We recently determined the complete subunit compositions (12 subunits each) of Pols II, IV, and V in Arabidopsis, showing definitively that Pol IV and Pol V evolved as specialized forms of Pol II. This finding fits with observations in fission yeast that show that RNA-mediated transcriptional silencing involves small RNAs that bind to long noncoding RNAs at silenced loci, with all of the requisite RNAs made by Pol II. During plant evolution, it appears that duplication of Pol II subunit genes allowed for the diversification of Pol II functions, such that silencing functions were eventually taken over by Pol IV and Pol V but essential functions, such as synthesis of RNAs encoding proteins, were retained by Pol II.
Identifying the subunits and sequence changes responsible for the unique functions of Pols II, IV, and V is one of several long-term goals for my lab. We do not understand how Pol IV and Pol V find their target sites in the genome, and we do not know if their transcription is programmed by conventional promoters and transcription factors or possibly by distinctive chromatin structures. We need to develop in vitro systems in which to define the templates and products of Pol IV and Pol V transcription. We also need to understand how the activity of Pol IV and Pol V is physically coupled with other proteins that are required for RNA-directed DNA methylation. These goals will occupy the attention of my laboratory in the years to come.
The second major focus of my laboratory is nuclear dominance, an epigenetic phenomenon that occurs in genetic hybrids and describes the preferential transcription of rRNA genes inherited from only one of the two parents. For many years, it was thought that the basis for nucleolar dominance was the preferential activation of one set of rRNA genes due to their (hypothetical) higher binding affinity for one or more limiting transcription factors. However, we showed instead that the molecular basis for nuclear dominance is the preferential silencing of one set of rRNA genes via a mechanism that includes repressive chromatin modifications, including cytosine methylation and a series of repressive histone modifications. Using genetic approaches, we have identified many of the players required for the preferential silencing of rRNA genes in nucleolar dominance, including specific DNA methyltransferases, methylcytosine-binding domain proteins, histone deacetylases, and histone methyltransferases (Figure 2).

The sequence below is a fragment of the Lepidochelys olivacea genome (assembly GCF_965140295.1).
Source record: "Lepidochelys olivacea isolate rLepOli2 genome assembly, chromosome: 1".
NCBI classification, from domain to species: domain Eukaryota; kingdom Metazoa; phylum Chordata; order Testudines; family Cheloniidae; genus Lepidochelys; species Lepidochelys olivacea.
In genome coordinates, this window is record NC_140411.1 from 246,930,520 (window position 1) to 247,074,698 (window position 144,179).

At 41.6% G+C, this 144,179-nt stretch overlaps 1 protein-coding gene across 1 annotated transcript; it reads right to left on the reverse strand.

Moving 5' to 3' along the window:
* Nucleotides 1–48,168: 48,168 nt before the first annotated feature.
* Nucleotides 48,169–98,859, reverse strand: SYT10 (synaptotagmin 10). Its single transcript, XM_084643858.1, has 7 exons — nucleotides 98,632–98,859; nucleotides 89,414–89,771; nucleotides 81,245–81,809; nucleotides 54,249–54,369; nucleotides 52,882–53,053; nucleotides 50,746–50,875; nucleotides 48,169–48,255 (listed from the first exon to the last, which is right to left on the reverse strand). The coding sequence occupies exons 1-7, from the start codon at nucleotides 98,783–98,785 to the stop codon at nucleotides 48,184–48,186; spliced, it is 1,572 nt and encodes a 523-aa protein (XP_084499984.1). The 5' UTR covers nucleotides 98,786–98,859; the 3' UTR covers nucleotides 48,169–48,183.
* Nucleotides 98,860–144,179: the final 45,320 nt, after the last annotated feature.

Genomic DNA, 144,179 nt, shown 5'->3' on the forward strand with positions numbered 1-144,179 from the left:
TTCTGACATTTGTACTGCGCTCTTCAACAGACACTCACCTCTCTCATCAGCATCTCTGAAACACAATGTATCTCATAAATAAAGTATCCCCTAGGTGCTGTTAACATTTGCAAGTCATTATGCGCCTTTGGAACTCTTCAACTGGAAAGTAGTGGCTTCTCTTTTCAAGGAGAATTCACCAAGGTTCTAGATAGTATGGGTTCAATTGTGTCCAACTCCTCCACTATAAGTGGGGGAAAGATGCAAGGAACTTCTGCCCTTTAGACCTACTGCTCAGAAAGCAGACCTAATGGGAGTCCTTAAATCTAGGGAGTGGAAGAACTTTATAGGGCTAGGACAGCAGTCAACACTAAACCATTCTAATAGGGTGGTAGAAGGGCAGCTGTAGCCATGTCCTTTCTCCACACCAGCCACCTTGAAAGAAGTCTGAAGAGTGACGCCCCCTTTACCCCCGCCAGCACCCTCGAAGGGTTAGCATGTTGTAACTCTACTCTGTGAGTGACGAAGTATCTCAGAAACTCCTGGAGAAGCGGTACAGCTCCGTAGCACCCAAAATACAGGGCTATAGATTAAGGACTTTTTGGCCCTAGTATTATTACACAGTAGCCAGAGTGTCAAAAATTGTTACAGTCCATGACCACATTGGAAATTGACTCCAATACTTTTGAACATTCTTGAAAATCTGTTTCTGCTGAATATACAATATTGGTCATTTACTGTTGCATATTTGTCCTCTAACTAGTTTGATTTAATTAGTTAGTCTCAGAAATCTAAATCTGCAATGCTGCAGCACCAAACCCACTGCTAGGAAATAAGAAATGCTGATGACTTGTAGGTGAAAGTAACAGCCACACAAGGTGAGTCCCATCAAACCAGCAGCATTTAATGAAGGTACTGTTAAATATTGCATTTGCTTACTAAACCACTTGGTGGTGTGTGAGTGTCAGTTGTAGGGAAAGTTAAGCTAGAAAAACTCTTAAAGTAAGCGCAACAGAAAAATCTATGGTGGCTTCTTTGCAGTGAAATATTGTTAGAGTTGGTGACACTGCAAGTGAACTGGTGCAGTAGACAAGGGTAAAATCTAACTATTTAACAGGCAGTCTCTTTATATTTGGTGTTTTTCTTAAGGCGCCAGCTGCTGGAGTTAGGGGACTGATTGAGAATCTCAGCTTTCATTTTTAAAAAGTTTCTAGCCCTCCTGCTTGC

The rationale for nucleolar dominance appears to be dosage control. Eukaryotes have hundreds to thousands of rRNA genes, not all of which are needed in every cell at every time in development. As a result, excess rRNA genes are shut off, and this occurs in nonhybrids as well as hybrids that display nuclear dominance. We find that similar chromatin modifications occur in hybrids and nonhybrids alike, indicating that nuclear dominance is just one manifestation of the dosage control system that operates in all eukaryotes.
A major unanswered question is how the two sets of rRNA genes of a hybrid are discriminated from one another within the nucleus, and how one set is chosen for inactivation. It is still not clear whether the mechanisms responsible for rRNA gene silencing act at the level of individual rRNA genes or on a larger scale, perhaps on the scale of tens or hundreds of rRNA genes that are clustered together at specific chromosomal loci known as nucleolus organizer regions. We have published evidence that rRNA gene silencing is mediated by siRNAs that program RNA-directed DNA methylation. Knocking out the activity of several proteins required for RNA-directed DNA methylation is sufficient to abolish nuclear dominance in hybrids. Moreover, precise RNA base-pairing interactions could provide the specificity required to discriminate between rRNA genes that are extremely similar in sequence but not quite identical. For these reasons, we are eager to understand whether we can manipulate the levels of regulatory RNAs, as well as understand their origins and developmental regulation, thereby elucidating the choice mechanism responsible for differential rRNA gene silencing.
Grants from the National Institutes of Health provided partial support for these projects.
As of May 30, 2012